Is the Kingdom of God Fair?

In Matthew 19:16-20:16 we read one of Jesus’ most challenging conversations, an exchange with a wealthy young man, which is followed by a parable about workers in a vineyard. It is challenging to read both because the wealthy young man struggles with Jesus, but also because the parable quickly touches upon some of our in-built cultural values in North America.

First, the wealthy young man cannot give all for following Jesus because the possessions in his life have too strong a grip on him. He cannot obey Jesus’ words, “go, sell your possessions and give to the poor…then come, follow me” (Matthew 19:21). The greatness of his wealth became a roadblock to his discipleship. “For where your treasure is, there your heart will be also” (Matthew 6:21). The apostles are flabbergasted in light of the prevailing Jewish view that wealth affirms God’s blessing on one’s life. If those who are wealthy cannot enter the kingdom with ease (19:23-24) then what about those who are not wealthy? What about the ones, like them, who have little and have even given their meager resources for the kingdom? How much more difficult, they thought, will it be for people with little to enter the kingdom.

And so, Jesus goes on to tell a parable to expand on the idea that “many who are first will be last, and many who are last will be first” (19:30). It is a parable of troublesome grace for those, like me, who operate on the system of fairness. A landowner hires five rounds of workers through the course of the day to work in his vineyard. While those hired first worked all day, those hired last worked only a few hours. But here is where the scandalous grace comes in: the landowner pays all the workers the same day’s wage regardless of when they began work. The earliest workers agreed to this (20:2, 13), but they are offended by the generosity of the landowner. In the back of my mind, a voice cries out like an alarm: “it’s just not fair!”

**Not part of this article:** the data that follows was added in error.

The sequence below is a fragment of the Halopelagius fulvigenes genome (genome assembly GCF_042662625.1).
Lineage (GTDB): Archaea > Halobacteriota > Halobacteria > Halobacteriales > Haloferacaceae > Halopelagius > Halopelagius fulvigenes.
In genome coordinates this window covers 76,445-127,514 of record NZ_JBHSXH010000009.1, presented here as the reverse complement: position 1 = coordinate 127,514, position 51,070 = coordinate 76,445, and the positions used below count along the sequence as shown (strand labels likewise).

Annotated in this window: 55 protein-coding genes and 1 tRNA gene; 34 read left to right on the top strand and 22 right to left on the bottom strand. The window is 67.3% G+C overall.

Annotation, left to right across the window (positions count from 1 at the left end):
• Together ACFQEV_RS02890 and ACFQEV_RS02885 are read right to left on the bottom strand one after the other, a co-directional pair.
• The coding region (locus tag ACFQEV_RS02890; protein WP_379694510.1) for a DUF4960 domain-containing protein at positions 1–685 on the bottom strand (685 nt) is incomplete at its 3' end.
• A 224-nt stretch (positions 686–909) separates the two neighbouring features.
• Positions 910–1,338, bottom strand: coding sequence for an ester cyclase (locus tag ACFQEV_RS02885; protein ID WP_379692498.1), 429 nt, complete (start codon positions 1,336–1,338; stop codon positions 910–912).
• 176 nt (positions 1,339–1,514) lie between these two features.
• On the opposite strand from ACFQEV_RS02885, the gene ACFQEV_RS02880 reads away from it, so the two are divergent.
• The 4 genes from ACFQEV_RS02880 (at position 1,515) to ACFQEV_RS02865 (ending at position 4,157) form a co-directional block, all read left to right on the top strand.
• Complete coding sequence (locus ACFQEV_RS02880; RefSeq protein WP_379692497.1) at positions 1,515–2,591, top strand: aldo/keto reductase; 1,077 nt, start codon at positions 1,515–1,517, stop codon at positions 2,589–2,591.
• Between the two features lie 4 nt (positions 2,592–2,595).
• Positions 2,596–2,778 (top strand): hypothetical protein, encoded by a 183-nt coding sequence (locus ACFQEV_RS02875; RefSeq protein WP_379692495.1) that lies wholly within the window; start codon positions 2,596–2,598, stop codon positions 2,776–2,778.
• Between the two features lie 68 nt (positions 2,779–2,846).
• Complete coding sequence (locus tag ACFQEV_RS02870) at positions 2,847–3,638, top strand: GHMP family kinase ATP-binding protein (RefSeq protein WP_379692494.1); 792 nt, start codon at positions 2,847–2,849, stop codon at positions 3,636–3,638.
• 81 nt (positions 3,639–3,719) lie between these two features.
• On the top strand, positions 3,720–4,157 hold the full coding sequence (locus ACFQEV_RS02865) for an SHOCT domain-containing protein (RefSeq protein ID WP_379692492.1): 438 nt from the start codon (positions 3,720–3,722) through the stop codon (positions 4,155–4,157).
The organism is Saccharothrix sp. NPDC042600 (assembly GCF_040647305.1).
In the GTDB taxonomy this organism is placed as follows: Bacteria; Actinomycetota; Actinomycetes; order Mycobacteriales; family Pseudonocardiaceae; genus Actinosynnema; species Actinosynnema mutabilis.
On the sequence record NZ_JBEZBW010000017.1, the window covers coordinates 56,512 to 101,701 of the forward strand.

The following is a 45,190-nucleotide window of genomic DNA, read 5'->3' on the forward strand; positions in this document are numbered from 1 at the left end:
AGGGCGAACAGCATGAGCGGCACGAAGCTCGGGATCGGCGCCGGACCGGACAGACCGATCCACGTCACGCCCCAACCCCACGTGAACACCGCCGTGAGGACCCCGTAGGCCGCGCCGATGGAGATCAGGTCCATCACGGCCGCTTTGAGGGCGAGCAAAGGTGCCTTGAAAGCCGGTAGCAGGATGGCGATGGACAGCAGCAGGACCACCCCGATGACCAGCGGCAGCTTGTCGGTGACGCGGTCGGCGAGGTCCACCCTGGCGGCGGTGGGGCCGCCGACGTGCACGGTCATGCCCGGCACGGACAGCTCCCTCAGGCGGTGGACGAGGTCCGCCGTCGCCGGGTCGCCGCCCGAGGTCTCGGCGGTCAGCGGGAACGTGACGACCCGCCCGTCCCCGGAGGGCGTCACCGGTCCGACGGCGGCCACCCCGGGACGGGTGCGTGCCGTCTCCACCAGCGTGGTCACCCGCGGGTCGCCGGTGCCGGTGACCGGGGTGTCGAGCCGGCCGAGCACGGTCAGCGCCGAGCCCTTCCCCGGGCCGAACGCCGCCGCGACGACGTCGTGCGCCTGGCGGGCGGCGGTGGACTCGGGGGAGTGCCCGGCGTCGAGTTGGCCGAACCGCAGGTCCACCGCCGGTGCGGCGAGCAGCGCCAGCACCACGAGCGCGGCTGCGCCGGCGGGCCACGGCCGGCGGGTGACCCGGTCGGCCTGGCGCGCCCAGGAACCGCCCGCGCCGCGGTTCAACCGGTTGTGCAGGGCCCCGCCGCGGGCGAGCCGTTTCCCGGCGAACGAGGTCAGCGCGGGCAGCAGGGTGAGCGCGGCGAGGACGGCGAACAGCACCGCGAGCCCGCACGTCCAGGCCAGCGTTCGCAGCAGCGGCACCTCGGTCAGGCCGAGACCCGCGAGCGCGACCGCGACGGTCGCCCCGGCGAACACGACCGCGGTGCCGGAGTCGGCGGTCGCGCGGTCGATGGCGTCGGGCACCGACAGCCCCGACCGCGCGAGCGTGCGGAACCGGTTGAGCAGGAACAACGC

But that is just the point. The Kingdom of God is not about fairness, but about grace. What the earliest followers of Jesus thought was the system of fairness in God’s blessing was turned upside down. “Many who are first will be last, and many who are last will be first.” Why? Because in His scandalous generosity, God unleashes grace without measure on all who come to Him. Whether early or late, we all receive an equal portion of the grace of God that is without measure or bounds.

Sacrificial Generosity

Continuing our “Roots” series this past weekend at Eastbrook Church, I took us into an exploration of “Sacrificial Generosity.” No one can read the description of the early church in Acts 2:42-47 and Acts 4:32-37 without being deeply moved and challenged. What was it in this early church experiment in Jerusalem that we can learn from as we grapple with wealth and possessions? While also drawing upon Paul’s words to the young pastor in 1 Timothy 6:6-10, the entire message was rooted in 2 Corinthians 8:9:

For you know the grace of our Lord Jesus Christ, that though he was rich, yet for your sake he became poor, so that you through his poverty might become rich.

You can watch my message from this past weekend and follow along with the message outline below. You can also engage with the entire series here or download the Eastbrook mobile app for even more opportunities for involvement.

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The Weekend Wanderer: 21 July 2018